I’m on my way to Somalia to secure my place in the vanguard of post-bankruptcy Euroamerica. The received wisdom is that the Chinese model is the one to follow - the no-nonsense governance, the iPad factory suicides, the discreet achievement of social consensus through managed famine and executions. Well, that cuts no ice with me, so I’m putting my money - staking my entire fortune, in fact - on good old-fashioned piracy on the ocean wave. But with AK47’s and satnavs, and much, much irony!
Sadly, my new career as a Cannibal Commodore means that I will be unable to attend the joint Irish appearances of three less cannibalistic Commodores, although I may be Skyping in from the bunker at the Maldron Hotel Mogadishu. All of them produce musical works in addition to their maritime exploits, all with great distinction. They share in common a preference for attenuated modes of address, an area where my own failures leave me rapt with admiration of others.
James Yorkston, from the Fife coast, legendary North Sea fisheries “protection” hardman, is possibly the most garrulous lyricist of the three, but could never be accused of shooting his mouth off in song. From originals like Surf Song and Steady As She Goes, to his intense renderings of traditional songs such as I Know My Love, James will seldom be off the playlists on my voyages of plunder.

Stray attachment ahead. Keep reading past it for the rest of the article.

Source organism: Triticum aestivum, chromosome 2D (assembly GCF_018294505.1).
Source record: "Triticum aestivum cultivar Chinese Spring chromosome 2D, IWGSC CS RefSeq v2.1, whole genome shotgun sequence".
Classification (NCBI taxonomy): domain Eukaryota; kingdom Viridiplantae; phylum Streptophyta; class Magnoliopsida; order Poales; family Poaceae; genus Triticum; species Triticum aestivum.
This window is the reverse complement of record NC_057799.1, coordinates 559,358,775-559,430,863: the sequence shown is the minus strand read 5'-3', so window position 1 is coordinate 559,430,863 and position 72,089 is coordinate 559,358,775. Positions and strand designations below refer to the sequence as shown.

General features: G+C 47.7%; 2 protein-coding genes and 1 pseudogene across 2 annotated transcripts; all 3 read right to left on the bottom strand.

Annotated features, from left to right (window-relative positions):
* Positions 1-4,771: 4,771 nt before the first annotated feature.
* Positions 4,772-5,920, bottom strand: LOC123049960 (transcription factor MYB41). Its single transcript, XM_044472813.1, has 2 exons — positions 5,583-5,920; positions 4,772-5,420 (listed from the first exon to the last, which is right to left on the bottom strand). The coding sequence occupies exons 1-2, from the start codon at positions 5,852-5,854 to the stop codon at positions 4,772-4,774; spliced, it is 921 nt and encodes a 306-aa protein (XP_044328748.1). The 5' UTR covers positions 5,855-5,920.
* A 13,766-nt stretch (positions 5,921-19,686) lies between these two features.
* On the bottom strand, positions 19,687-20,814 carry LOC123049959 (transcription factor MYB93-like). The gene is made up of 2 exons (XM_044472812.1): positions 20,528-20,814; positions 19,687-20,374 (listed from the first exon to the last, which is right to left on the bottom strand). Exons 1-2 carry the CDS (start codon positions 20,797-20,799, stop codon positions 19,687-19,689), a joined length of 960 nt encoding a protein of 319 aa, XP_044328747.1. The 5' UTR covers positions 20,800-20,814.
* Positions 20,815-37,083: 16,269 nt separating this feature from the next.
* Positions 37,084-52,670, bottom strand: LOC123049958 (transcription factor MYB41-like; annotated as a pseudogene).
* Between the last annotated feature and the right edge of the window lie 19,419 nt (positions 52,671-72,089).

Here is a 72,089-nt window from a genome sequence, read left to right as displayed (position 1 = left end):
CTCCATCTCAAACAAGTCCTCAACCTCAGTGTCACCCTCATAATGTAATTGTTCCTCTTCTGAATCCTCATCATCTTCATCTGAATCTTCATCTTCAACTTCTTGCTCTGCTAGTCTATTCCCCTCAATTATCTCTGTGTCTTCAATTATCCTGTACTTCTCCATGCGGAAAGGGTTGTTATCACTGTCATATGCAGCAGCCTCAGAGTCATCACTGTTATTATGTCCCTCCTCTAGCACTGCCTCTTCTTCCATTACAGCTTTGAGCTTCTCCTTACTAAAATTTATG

Adrian Crowley, a Maltese-Galwegian privateer of high standing, has done the thing I myself lacked the talent or persistence to achieve, and become an established Irish-based independent artist (with Caledonian connections), as evidenced by his great 2009 album, Season Of The Sparks.
Alasdair Roberts apparently hails from the interior of Scotland, but has excelled in matters maritime since migrating to the great port of Glasgow. He imbues every note he creates with mystery and hence with an implicit challenge to the listener. I first heard Alasdair’s former group Appendix Out on John Peel in the late Nineties, when his voice was one of the few unmediated human sounds on the show. I like to play Alasdair’s album The Amber Gatherers while charging my super-strength tazers in my newly-built base in an inlet near Schull. I once heard Alasdair sing an Abba song, and it wasn’t until the end of the first chorus that I realised it wasn’t an original, such was his unflinching delivery.
But this isn’t all about me. Reader, you owe it to yourself to catch at least one of these shows, because frankly bills this strong, particularly if undiluted by a reformed clown troupe and sequestered by a 200 Euro price tag, just don’t happen nowadays.
- Cathal Coughlan